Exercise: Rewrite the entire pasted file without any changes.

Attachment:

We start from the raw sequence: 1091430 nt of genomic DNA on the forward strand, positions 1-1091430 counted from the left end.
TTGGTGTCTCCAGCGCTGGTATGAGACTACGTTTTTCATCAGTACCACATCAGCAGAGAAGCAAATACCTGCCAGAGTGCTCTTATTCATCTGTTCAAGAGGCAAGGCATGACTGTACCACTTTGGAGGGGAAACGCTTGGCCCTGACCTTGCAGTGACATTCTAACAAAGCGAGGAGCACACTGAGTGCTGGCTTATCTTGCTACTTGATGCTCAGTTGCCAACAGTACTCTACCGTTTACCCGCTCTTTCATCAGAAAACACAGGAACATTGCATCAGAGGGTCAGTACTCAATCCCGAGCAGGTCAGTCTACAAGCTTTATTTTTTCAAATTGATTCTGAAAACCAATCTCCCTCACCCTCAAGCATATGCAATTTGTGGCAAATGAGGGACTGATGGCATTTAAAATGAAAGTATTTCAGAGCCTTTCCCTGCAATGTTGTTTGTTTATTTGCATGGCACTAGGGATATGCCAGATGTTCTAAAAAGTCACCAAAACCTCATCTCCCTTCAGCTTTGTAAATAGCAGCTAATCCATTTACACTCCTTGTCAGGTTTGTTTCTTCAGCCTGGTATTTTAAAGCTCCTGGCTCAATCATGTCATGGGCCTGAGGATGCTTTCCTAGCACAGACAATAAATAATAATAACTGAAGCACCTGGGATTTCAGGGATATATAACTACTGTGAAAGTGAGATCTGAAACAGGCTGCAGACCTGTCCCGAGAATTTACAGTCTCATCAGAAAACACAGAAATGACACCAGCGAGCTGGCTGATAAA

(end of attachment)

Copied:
We start from the raw sequence: 1091430 nt of genomic DNA on the forward strand, positions 1-1091430 counted from the left end.
TTGGTGTCTCCAGCGCTGGTATGAGACTACGTTTTTCATCAGTACCACATCAGCAGAGAAGCAAATACCTGCCAGAGTGCTCTTATTCATCTGTTCAAGAGGCAAGGCATGACTGTACCACTTTGGAGGGGAAACGCTTGGCCCTGACCTTGCAGTGACATTCTAACAAAGCGAGGAGCACACTGAGTGCTGGCTTATCTTGCTACTTGATGCTCAGTTGCCAACAGTACTCTACCGTTTACCCGCTCTTTCATCAGAAAACACAGGAACATTGCATCAGAGGGTCAGTACTCAATCCCGAGCAGGTCAGTCTACAAGCTTTATTTTTTCAAATTGATTCTGAAAACCAATCTCCCTCACCCTCAAGCATATGCAATTTGTGGCAAATGAGGGACTGATGGCATTTAAAATGAAAGTATTTCAGAGCCTTTCCCTGCAATGTTGTTTGTTTATTTGCATGGCACTAGGGATATGCCAGATGTTCTAAAAAGTCACCAAAACCTCATCTCCCTTCAGCTTTGTAAATAGCAGCTAATCCATTTACACTCCTTGTCAGGTTTGTTTCTTCAGCCTGGTATTTTAAAGCTCCTGGCTCAATCATGTCATGGGCCTGAGGATGCTTTCCTAGCACAGACAATAAATAATAATAACTGAAGCACCTGGGATTTCAGGGATATATAACTACTGTGAAAGTGAGATCTGAAACAGGCTGCAGACCTGTCCCGAGAATTTACAGTCTCATCAGAAAACACAGAAATGACACCAGCGAGCTGGCTGATAAA